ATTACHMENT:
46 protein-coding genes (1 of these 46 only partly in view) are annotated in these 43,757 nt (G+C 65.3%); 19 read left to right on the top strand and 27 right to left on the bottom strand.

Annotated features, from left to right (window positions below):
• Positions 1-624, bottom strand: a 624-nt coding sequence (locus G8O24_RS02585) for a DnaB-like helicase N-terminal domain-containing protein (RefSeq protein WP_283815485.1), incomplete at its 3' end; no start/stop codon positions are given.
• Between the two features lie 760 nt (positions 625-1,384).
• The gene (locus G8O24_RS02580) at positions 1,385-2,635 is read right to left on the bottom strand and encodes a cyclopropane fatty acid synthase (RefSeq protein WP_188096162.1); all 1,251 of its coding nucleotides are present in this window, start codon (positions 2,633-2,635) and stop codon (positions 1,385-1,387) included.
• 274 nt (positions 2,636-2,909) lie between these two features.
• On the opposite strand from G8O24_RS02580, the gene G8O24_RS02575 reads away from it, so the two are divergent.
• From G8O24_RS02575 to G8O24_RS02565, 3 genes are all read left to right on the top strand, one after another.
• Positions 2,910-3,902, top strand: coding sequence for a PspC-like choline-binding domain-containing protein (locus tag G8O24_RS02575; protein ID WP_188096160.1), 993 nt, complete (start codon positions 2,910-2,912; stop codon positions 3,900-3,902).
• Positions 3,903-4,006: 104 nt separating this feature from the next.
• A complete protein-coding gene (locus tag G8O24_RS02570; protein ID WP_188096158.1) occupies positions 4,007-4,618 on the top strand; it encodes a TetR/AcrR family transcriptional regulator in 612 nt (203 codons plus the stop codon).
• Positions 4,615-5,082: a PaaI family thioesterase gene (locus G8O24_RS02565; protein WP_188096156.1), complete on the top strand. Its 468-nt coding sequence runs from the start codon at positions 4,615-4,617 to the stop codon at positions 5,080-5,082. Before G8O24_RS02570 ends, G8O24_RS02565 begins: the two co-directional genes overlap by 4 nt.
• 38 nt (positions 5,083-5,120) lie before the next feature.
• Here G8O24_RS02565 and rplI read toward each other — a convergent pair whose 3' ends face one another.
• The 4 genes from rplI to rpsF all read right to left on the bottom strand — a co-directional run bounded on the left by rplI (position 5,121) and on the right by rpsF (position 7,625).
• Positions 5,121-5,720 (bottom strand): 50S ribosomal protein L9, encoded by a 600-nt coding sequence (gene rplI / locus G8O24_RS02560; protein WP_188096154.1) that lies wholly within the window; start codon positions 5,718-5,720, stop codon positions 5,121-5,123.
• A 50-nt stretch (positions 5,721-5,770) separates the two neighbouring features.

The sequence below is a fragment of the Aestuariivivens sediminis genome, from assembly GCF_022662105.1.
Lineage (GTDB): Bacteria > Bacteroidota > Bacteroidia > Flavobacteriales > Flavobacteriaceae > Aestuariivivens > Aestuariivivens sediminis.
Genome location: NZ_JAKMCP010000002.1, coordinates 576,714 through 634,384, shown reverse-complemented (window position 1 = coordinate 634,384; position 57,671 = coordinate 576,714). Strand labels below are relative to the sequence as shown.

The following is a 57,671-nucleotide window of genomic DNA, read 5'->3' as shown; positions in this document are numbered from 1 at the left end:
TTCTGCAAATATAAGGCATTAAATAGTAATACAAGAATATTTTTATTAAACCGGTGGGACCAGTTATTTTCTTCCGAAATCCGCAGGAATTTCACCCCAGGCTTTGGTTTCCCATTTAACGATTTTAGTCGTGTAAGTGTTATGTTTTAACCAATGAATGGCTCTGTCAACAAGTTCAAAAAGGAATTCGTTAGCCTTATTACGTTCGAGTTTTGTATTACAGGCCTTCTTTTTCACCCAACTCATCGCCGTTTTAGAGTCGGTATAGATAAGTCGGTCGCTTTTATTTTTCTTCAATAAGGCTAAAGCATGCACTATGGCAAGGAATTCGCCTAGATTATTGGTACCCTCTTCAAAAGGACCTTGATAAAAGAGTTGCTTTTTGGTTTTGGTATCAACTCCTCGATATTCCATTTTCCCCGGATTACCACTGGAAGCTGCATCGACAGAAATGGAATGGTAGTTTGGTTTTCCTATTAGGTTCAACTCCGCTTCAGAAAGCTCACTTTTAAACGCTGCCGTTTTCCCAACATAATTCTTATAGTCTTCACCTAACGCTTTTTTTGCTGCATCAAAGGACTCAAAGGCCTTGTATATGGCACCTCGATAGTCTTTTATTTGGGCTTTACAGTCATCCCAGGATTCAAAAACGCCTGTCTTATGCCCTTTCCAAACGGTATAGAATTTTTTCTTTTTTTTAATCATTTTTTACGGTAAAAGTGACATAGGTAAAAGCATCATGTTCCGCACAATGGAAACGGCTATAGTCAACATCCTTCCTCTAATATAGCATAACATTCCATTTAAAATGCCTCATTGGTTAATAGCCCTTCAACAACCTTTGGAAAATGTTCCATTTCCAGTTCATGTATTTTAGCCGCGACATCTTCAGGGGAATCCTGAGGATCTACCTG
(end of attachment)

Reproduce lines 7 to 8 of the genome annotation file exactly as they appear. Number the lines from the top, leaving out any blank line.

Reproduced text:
• On the opposite strand from G8O24_RS02580, the gene G8O24_RS02575 reads away from it, so the two are divergent.
• From G8O24_RS02575 to G8O24_RS02565, 3 genes are all read left to right on the top strand, one after another.